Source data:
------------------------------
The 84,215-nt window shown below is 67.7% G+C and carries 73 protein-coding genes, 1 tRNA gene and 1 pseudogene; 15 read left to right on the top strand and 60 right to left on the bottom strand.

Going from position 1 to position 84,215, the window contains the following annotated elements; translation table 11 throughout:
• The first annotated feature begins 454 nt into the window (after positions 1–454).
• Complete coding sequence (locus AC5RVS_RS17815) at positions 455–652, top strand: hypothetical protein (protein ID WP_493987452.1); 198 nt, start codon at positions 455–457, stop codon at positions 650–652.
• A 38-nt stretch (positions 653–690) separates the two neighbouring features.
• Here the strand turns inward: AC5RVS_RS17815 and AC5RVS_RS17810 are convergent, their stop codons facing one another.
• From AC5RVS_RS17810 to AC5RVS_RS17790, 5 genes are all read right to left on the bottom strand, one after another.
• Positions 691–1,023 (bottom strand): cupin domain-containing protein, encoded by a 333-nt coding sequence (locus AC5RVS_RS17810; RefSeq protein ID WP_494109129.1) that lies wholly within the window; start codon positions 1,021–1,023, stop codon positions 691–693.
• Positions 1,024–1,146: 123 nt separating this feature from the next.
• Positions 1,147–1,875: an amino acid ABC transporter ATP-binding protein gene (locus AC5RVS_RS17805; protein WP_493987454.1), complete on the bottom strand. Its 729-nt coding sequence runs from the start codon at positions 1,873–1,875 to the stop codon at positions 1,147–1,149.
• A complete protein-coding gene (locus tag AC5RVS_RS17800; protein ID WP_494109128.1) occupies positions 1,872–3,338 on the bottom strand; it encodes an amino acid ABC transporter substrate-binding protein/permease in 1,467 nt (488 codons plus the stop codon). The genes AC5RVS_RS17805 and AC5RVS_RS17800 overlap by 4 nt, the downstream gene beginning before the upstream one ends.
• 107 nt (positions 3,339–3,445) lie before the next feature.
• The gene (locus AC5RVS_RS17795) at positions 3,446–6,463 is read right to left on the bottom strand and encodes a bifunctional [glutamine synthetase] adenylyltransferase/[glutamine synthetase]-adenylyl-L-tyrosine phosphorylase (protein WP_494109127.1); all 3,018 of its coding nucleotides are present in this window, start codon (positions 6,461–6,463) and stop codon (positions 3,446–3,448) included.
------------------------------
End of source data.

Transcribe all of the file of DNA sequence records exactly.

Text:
The 84,215-nt window shown below is 67.7% G+C and carries 73 protein-coding genes, 1 tRNA gene and 1 pseudogene; 15 read left to right on the top strand and 60 right to left on the bottom strand.

Going from position 1 to position 84,215, the window contains the following annotated elements; translation table 11 throughout:
• The first annotated feature begins 454 nt into the window (after positions 1–454).
• Complete coding sequence (locus AC5RVS_RS17815) at positions 455–652, top strand: hypothetical protein (protein ID WP_493987452.1); 198 nt, start codon at positions 455–457, stop codon at positions 650–652.
• A 38-nt stretch (positions 653–690) separates the two neighbouring features.
• Here the strand turns inward: AC5RVS_RS17815 and AC5RVS_RS17810 are convergent, their stop codons facing one another.
• From AC5RVS_RS17810 to AC5RVS_RS17790, 5 genes are all read right to left on the bottom strand, one after another.
• Positions 691–1,023 (bottom strand): cupin domain-containing protein, encoded by a 333-nt coding sequence (locus AC5RVS_RS17810; RefSeq protein ID WP_494109129.1) that lies wholly within the window; start codon positions 1,021–1,023, stop codon positions 691–693.
• Positions 1,024–1,146: 123 nt separating this feature from the next.
• Positions 1,147–1,875: an amino acid ABC transporter ATP-binding protein gene (locus AC5RVS_RS17805; protein WP_493987454.1), complete on the bottom strand. Its 729-nt coding sequence runs from the start codon at positions 1,873–1,875 to the stop codon at positions 1,147–1,149.
• A complete protein-coding gene (locus tag AC5RVS_RS17800; protein ID WP_494109128.1) occupies positions 1,872–3,338 on the bottom strand; it encodes an amino acid ABC transporter substrate-binding protein/permease in 1,467 nt (488 codons plus the stop codon). The genes AC5RVS_RS17805 and AC5RVS_RS17800 overlap by 4 nt, the downstream gene beginning before the upstream one ends.
• 107 nt (positions 3,339–3,445) lie before the next feature.
• The gene (locus AC5RVS_RS17795) at positions 3,446–6,463 is read right to left on the bottom strand and encodes a bifunctional [glutamine synthetase] adenylyltransferase/[glutamine synthetase]-adenylyl-L-tyrosine phosphorylase (protein WP_494109127.1); all 3,018 of its coding nucleotides are present in this window, start codon (positions 6,461–6,463) and stop codon (positions 3,446–3,448) included.